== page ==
Further progress has been made at enterprise agreement negotiations with the Staff Association and management bargaining teams reaching agreement on a number of clauses that will see important workplace conditions and rights retained.
However on the crucial areas of job security, careers and pay; recent discussions have highlighted the significant gap between the views of staff and the CSIRO Executive team.
Working conditions retained
More than fifteen clauses – with little or minor change from the existing enterprise agreement – look set to be saved from stripping.
These include legal rights concerning Annual Performance Agreements, merit promotion, management accountability, moral rights, childcare and indigenous employment.
Retention of these conditions demonstrates what can be achieved through staff collective action including the resounding ‘NO’ vote to the offer last October.
Further detail available
The Staff Association has produced an updated analysis of CSIRO management’s current position – compared clause by clause – with the existing enterprise agreement. The document identifies the status of each clause either as retained, due to be stripped or due to be removed.
A new status of ‘feedback’ has been introduced; members are asked to examine these clauses in particular and discuss them with Staff Association organisers or delegates or provide feedback by email.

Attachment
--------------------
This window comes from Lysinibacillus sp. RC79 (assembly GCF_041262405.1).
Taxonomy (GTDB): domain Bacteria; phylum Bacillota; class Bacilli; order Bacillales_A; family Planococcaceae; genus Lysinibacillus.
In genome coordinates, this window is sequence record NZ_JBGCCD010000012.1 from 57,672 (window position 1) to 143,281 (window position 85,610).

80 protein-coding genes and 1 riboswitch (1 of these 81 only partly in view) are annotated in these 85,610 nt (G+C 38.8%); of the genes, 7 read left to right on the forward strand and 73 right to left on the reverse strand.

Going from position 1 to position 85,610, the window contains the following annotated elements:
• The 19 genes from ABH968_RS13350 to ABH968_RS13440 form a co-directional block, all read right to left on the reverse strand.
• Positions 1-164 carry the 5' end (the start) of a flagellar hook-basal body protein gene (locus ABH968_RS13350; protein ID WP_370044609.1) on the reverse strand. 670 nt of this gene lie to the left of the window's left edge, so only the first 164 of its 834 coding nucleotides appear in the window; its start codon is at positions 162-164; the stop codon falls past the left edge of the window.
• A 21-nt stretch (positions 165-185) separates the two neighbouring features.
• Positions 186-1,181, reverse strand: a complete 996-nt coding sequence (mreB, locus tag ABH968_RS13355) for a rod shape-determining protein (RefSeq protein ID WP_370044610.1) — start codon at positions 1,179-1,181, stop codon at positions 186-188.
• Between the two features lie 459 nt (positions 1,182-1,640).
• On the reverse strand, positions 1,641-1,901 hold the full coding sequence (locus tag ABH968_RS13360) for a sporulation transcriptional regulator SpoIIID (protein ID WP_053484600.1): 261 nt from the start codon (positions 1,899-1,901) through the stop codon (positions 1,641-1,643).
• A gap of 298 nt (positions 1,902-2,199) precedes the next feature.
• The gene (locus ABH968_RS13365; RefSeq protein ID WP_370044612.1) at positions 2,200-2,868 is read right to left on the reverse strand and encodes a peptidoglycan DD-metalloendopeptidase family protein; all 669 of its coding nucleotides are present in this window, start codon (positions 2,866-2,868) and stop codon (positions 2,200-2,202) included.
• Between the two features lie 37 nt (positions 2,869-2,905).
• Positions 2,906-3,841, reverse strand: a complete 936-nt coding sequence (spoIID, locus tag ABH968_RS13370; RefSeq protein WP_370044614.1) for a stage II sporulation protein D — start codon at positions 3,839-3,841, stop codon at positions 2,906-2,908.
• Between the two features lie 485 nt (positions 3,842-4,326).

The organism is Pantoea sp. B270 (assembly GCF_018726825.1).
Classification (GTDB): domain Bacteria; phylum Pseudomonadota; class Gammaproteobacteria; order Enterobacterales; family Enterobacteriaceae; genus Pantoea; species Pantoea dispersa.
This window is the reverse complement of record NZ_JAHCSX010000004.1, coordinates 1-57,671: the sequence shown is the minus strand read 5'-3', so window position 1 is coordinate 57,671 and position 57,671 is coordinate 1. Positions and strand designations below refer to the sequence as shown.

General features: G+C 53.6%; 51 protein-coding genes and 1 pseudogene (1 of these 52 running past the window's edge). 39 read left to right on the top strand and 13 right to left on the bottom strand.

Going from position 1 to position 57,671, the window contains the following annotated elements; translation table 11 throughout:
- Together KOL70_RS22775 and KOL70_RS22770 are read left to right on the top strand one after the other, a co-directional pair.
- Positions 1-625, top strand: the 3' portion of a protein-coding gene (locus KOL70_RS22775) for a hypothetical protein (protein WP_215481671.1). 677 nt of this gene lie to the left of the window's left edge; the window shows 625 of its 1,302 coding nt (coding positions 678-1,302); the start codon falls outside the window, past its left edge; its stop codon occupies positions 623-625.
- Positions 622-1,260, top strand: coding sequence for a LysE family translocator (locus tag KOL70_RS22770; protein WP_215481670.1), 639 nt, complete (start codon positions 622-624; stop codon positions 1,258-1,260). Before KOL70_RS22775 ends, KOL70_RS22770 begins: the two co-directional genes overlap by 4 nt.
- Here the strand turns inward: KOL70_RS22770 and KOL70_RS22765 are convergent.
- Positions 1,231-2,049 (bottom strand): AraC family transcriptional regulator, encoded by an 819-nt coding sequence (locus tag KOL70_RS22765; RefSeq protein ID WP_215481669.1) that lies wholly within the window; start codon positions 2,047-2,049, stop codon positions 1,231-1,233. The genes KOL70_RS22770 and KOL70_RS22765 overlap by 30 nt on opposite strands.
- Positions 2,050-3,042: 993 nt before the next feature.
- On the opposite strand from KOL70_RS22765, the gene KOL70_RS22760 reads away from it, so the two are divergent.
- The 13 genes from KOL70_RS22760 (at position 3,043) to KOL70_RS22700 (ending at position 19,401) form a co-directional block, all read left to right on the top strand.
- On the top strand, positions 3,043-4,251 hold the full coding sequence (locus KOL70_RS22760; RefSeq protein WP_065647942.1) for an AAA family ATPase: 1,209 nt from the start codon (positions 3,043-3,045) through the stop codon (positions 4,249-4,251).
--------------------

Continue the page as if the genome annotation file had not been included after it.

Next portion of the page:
Job security and careers still under threat
Surprisingly – given the effect that massive job cuts have had on staff morale – the Executive are continuing to insist on weakening job security at CSIRO via stripping important rights from the legally protected enterprise agreement.
Conditions management still want to strip away relate to indefinite employment being the standard form of employment, specified term employment criteria, protection from outsourcing, and limitations on the extension of casual hours.
Pay is a problem
The issue of a staff pay increase – or lack thereof – is becoming a major headache for CSIRO on a number of levels. Anecdotal reports suggest that the combination of low salary levels and a lack of recent pay increases are making it increasingly difficult for CSIRO to attract and retain staff.
Meanwhile recent media reports and testimony at Senate Estimates has shone a spotlight on the generous salaries and bonuses CSIRO Executive enjoy while the rest of the organisation’s staff suffer a pay freeze.
In addition to the bargaining position pay claim, the Staff Association has formally proposed an upwards shift in classification levels and salaries to address the attraction and retention problem in CSIRO.
Workplace meetings on now
The Staff Association is conducting a series of national membership meetings in March 2017 to discuss these swift-moving developments in enterprise bargaining. Visit the Staff Association Enterprise Bargaining campaign page for more information.
Please remember to talk to your colleagues about joining the Staff Association now to achieve a fairer deal from bargaining.